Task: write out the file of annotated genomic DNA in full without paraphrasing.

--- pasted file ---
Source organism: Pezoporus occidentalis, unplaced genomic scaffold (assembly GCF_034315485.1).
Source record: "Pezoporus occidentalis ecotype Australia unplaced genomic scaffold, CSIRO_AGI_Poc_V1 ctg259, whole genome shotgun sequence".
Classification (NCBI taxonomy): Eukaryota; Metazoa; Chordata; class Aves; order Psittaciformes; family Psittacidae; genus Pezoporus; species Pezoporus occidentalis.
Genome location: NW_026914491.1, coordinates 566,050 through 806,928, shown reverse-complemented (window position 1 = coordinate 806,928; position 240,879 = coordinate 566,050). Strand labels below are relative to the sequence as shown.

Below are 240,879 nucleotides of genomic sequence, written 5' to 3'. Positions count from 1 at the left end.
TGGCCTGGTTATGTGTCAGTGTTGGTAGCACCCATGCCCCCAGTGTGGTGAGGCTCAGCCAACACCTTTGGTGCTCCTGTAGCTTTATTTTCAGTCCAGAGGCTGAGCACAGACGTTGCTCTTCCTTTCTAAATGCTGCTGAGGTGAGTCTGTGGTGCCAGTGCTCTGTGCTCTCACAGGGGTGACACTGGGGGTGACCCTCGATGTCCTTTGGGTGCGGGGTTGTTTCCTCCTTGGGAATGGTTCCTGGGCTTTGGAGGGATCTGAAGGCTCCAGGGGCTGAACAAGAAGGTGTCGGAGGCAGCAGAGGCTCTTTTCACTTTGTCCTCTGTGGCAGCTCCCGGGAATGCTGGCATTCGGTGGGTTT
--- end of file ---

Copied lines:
Source organism: Pezoporus occidentalis, unplaced genomic scaffold (assembly GCF_034315485.1).
Source record: "Pezoporus occidentalis ecotype Australia unplaced genomic scaffold, CSIRO_AGI_Poc_V1 ctg259, whole genome shotgun sequence".
Classification (NCBI taxonomy): Eukaryota; Metazoa; Chordata; class Aves; order Psittaciformes; family Psittacidae; genus Pezoporus; species Pezoporus occidentalis.
Genome location: NW_026914491.1, coordinates 566,050 through 806,928, shown reverse-complemented (window position 1 = coordinate 806,928; position 240,879 = coordinate 566,050). Strand labels below are relative to the sequence as shown.

Below are 240,879 nucleotides of genomic sequence, written 5' to 3'. Positions count from 1 at the left end.
TGGCCTGGTTATGTGTCAGTGTTGGTAGCACCCATGCCCCCAGTGTGGTGAGGCTCAGCCAACACCTTTGGTGCTCCTGTAGCTTTATTTTCAGTCCAGAGGCTGAGCACAGACGTTGCTCTTCCTTTCTAAATGCTGCTGAGGTGAGTCTGTGGTGCCAGTGCTCTGTGCTCTCACAGGGGTGACACTGGGGGTGACCCTCGATGTCCTTTGGGTGCGGGGTTGTTTCCTCCTTGGGAATGGTTCCTGGGCTTTGGAGGGATCTGAAGGCTCCAGGGGCTGAACAAGAAGGTGTCGGAGGCAGCAGAGGCTCTTTTCACTTTGTCCTCTGTGGCAGCTCCCGGGAATGCTGGCATTCGGTGGGTTT